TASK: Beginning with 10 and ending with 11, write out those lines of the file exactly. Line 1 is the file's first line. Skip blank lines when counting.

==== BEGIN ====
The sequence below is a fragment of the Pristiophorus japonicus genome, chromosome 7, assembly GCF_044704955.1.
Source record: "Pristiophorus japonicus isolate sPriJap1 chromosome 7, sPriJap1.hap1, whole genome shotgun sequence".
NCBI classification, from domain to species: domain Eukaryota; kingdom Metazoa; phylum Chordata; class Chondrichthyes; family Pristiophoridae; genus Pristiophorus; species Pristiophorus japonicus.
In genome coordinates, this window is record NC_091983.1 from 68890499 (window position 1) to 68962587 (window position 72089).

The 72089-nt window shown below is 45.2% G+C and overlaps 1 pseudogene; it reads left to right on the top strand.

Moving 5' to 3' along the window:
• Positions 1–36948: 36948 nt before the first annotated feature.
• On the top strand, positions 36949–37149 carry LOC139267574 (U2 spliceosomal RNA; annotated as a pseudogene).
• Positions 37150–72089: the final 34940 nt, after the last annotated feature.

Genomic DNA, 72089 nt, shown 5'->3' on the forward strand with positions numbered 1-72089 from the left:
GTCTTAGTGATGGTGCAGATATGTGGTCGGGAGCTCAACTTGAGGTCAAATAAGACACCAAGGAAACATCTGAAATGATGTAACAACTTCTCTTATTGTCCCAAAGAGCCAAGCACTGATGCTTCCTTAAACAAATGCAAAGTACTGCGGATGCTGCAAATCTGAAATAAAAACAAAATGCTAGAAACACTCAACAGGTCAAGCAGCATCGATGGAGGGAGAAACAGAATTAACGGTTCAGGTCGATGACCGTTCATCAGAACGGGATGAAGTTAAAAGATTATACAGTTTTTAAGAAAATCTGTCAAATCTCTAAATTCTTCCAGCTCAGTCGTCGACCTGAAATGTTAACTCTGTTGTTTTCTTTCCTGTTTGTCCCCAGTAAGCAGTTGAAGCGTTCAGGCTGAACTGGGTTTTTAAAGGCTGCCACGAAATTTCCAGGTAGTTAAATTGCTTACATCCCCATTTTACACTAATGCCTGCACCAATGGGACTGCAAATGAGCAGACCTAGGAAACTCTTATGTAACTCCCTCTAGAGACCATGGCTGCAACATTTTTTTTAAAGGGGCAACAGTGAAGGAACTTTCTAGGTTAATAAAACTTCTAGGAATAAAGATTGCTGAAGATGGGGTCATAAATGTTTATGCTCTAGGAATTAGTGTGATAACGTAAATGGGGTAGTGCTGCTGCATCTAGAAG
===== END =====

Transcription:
Genomic DNA, 72089 nt, shown 5'->3' on the forward strand with positions numbered 1-72089 from the left:
GTCTTAGTGATGGTGCAGATATGTGGTCGGGAGCTCAACTTGAGGTCAAATAAGACACCAAGGAAACATCTGAAATGATGTAACAACTTCTCTTATTGTCCCAAAGAGCCAAGCACTGATGCTTCCTTAAACAAATGCAAAGTACTGCGGATGCTGCAAATCTGAAATAAAAACAAAATGCTAGAAACACTCAACAGGTCAAGCAGCATCGATGGAGGGAGAAACAGAATTAACGGTTCAGGTCGATGACCGTTCATCAGAACGGGATGAAGTTAAAAGATTATACAGTTTTTAAGAAAATCTGTCAAATCTCTAAATTCTTCCAGCTCAGTCGTCGACCTGAAATGTTAACTCTGTTGTTTTCTTTCCTGTTTGTCCCCAGTAAGCAGTTGAAGCGTTCAGGCTGAACTGGGTTTTTAAAGGCTGCCACGAAATTTCCAGGTAGTTAAATTGCTTACATCCCCATTTTACACTAATGCCTGCACCAATGGGACTGCAAATGAGCAGACCTAGGAAACTCTTATGTAACTCCCTCTAGAGACCATGGCTGCAACATTTTTTTTAAAGGGGCAACAGTGAAGGAACTTTCTAGGTTAATAAAACTTCTAGGAATAAAGATTGCTGAAGATGGGGTCATAAATGTTTATGCTCTAGGAATTAGTGTGATAACGTAAATGGGGTAGTGCTGCTGCATCTAGAAG